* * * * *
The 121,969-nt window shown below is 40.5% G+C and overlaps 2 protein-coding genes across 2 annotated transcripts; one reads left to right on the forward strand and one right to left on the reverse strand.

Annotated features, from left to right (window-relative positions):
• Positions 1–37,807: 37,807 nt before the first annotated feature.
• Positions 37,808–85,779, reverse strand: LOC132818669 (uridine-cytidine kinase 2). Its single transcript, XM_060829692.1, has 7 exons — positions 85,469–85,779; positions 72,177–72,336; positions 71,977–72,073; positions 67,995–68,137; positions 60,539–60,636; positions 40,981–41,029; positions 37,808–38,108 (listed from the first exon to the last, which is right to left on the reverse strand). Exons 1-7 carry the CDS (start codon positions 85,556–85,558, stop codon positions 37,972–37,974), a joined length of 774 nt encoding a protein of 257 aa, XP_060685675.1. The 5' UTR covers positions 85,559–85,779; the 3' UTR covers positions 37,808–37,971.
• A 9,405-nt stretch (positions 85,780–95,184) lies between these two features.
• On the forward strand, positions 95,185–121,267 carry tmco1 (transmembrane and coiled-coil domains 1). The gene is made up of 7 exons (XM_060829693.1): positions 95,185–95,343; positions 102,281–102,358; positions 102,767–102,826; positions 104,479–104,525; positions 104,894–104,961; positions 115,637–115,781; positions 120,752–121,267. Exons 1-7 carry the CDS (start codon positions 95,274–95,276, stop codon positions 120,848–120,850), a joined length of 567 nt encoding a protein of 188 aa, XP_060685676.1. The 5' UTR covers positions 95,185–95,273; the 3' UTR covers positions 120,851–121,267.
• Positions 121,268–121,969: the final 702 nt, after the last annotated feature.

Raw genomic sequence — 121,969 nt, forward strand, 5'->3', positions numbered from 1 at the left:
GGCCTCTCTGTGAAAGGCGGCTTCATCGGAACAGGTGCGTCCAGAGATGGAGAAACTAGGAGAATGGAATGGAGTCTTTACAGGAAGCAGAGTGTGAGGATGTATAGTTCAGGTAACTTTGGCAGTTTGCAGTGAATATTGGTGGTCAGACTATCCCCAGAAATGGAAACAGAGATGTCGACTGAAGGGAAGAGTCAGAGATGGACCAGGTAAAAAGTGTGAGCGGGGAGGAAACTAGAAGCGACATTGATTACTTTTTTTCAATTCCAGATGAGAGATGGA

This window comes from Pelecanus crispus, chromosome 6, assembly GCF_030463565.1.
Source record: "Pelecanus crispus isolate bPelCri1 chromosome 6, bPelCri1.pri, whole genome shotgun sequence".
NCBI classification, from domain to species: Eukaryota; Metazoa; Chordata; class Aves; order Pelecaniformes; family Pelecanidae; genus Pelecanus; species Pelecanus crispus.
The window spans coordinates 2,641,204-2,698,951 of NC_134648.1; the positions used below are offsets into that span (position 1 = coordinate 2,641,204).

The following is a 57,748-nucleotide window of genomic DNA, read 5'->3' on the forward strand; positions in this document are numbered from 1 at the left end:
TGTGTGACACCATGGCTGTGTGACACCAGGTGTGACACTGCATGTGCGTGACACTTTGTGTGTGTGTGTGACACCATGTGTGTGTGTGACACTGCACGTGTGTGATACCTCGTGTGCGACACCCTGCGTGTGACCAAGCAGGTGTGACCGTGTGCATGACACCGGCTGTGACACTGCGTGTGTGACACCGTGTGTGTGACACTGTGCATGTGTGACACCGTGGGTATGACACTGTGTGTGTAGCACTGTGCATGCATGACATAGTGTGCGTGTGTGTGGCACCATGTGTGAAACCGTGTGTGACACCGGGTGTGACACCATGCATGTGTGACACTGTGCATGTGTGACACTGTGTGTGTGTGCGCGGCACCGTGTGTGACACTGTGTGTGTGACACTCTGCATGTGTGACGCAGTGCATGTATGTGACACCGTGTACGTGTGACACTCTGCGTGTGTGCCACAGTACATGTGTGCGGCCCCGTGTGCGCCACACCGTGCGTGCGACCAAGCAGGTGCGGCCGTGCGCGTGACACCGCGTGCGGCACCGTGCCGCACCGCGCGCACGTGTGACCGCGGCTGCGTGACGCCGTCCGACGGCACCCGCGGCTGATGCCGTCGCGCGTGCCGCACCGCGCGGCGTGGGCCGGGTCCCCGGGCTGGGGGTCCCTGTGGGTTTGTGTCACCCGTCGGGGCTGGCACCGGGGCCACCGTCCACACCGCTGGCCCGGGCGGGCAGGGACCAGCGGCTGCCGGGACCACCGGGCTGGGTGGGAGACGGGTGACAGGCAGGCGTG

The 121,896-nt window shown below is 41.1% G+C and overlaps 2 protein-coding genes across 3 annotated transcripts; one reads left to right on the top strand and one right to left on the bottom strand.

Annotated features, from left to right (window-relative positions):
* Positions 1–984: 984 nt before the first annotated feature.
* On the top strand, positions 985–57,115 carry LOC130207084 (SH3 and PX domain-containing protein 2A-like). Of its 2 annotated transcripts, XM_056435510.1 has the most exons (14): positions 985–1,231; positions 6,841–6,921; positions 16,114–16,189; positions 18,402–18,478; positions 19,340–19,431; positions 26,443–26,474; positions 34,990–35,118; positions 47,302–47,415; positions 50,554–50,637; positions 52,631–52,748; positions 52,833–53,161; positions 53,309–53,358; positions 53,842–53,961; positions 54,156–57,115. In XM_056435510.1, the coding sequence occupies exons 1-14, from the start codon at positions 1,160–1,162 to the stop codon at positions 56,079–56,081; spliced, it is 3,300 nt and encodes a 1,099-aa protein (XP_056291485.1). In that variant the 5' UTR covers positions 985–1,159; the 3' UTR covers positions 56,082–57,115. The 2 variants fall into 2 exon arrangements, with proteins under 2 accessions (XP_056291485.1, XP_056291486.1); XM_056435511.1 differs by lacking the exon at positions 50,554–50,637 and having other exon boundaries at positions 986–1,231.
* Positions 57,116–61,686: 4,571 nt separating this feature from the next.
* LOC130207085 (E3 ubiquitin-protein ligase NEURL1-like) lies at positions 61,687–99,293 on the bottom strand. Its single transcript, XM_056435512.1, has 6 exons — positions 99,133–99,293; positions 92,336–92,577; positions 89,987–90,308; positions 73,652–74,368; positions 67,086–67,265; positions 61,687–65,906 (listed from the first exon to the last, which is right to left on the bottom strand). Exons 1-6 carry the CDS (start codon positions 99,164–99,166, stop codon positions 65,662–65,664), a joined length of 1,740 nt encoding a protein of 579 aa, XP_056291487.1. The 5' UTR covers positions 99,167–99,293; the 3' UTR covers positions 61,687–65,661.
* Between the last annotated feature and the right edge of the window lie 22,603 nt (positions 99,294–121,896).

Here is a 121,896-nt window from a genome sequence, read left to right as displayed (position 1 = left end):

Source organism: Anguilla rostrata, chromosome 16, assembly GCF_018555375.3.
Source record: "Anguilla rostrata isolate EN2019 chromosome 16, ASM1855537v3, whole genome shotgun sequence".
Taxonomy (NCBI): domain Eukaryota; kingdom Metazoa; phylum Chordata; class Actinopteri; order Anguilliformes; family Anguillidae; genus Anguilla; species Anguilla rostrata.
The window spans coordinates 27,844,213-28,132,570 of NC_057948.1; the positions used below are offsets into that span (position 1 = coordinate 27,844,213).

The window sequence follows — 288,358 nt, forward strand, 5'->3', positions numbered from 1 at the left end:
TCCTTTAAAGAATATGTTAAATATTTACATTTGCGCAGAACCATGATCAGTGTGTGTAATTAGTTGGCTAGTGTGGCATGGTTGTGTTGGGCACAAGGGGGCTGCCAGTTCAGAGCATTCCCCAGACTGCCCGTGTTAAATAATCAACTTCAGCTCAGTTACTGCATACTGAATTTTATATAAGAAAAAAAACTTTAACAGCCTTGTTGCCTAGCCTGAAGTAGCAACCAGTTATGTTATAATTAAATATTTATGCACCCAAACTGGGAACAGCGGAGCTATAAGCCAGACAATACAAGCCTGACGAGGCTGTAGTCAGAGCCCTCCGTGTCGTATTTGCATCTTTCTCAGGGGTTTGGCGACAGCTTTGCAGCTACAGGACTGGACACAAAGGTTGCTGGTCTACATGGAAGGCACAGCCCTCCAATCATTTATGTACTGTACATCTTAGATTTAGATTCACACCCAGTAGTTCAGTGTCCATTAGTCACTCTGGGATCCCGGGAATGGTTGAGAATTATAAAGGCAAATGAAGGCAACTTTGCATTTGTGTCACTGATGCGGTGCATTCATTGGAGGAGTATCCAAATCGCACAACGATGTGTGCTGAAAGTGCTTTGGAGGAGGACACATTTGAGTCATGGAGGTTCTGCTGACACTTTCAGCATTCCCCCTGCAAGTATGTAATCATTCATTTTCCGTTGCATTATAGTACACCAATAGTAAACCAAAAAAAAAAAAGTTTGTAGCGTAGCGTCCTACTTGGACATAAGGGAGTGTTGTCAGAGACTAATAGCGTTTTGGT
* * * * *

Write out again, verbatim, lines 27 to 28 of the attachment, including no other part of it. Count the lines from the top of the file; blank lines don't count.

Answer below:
The window spans coordinates 27,844,213-28,132,570 of NC_057948.1; the positions used below are offsets into that span (position 1 = coordinate 27,844,213).

The window sequence follows — 288,358 nt, forward strand, 5'->3', positions numbered from 1 at the left end: